Claude Mckay

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by alexegarcia
Last updated 8 years ago

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Claude Mckay

Claude McKay was born on 15 Sept. 1889 in Jamaica. He lived with his older brother, who was a school teacher, in order to receive the best education he could. After he began writing, an englishman named Wlater Jekyll became his mentor who encouraged him to become a writer. After he moved to America, he enrolled at Tuskegee Institute which is where he first encountered racism, which became the basis for much of his writing. He became known as a protest writer, writing poems in protest of events such as the Red Summer and his early sonnets and lyrics were considered his greatest literary works.

Political Life

Claude McKay was a radical socialist for most of his life. When he lived in America he joined a radical socialist group called the African Blood Brotherhood. In London he became more commited to socialism when he wrote for a socialist newspaper and joined the International Socialist Club. He also went to Russia twice in his life meeting various communist leaders.

Lasting Impact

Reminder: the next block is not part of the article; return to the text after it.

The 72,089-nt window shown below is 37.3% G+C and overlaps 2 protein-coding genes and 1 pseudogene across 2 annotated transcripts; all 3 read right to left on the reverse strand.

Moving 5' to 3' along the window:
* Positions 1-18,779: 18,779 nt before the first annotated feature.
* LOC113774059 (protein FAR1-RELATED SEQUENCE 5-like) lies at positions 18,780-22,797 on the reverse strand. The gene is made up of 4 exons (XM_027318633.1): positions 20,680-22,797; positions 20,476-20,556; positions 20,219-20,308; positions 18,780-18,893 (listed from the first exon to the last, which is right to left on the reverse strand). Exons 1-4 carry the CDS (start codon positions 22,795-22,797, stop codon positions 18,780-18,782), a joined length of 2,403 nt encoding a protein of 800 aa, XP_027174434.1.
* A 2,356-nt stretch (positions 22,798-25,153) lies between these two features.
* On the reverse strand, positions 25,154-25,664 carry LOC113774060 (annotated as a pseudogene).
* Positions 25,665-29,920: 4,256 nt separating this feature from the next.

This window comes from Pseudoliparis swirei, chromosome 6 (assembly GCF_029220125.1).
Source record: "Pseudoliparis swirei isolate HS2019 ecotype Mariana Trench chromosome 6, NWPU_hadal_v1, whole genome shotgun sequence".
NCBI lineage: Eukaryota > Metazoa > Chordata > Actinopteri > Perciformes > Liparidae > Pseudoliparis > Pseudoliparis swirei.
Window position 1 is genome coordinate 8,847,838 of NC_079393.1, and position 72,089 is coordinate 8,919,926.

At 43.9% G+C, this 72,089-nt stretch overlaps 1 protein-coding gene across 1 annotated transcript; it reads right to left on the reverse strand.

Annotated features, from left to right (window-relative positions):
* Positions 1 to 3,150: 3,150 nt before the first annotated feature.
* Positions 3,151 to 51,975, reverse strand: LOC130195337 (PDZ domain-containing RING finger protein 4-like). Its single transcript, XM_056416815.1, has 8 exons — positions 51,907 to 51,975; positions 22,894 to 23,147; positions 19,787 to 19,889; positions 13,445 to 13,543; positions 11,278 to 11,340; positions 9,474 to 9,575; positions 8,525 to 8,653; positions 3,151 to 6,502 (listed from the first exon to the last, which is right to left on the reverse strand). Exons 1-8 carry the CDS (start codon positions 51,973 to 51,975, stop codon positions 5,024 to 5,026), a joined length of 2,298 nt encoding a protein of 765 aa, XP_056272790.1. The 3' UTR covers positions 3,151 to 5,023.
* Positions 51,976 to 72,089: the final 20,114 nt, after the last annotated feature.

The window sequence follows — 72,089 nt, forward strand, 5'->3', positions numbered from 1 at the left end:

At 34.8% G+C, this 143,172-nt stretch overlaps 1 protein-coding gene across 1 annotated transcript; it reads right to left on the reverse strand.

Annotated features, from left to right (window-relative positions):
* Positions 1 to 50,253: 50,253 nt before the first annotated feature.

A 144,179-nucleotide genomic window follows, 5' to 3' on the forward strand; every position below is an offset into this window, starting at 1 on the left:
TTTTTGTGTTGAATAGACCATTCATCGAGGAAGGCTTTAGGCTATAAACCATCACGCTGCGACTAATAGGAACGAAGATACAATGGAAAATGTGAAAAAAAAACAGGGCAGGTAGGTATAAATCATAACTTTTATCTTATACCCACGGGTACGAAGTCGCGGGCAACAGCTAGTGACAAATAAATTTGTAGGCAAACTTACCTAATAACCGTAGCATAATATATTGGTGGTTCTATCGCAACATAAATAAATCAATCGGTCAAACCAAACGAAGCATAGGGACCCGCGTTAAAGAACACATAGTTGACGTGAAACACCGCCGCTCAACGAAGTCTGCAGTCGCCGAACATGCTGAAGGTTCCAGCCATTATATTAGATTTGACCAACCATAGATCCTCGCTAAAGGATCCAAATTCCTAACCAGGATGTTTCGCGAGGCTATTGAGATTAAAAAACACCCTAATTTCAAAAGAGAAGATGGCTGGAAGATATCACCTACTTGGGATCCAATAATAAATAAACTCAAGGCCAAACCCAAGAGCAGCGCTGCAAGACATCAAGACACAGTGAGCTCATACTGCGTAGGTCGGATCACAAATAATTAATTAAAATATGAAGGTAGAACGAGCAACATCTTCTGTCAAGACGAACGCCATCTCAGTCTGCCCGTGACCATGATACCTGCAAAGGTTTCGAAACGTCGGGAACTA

Many consider McKay's poetry to be one of the greatest forces in bringing about the "Negro Literary Renaissance" and he influenced a generation of black authors.


Throughout his life Claude McKay received various awards including:Musgrave Medal from the Institute of Jamaica for "Songs of Jamaica" and "Constab Ballads"Harmon Foundation Award for distinguished literary achievement, for "Harlem Shadows" and "Home to Harlem"James Weldon Johnson Literary Guild Award, 1937Order of Jamaica, 1977.

Claude McKay


Literary Works

1912 - Constab Ballads1919 - If We Must Die1920 - Spring in New Hampshire1921 - How Black Sees Green and Red1928 - Home to Harlem1929 - Banjo1939 - A Long Way from Home

"If We Must Die"


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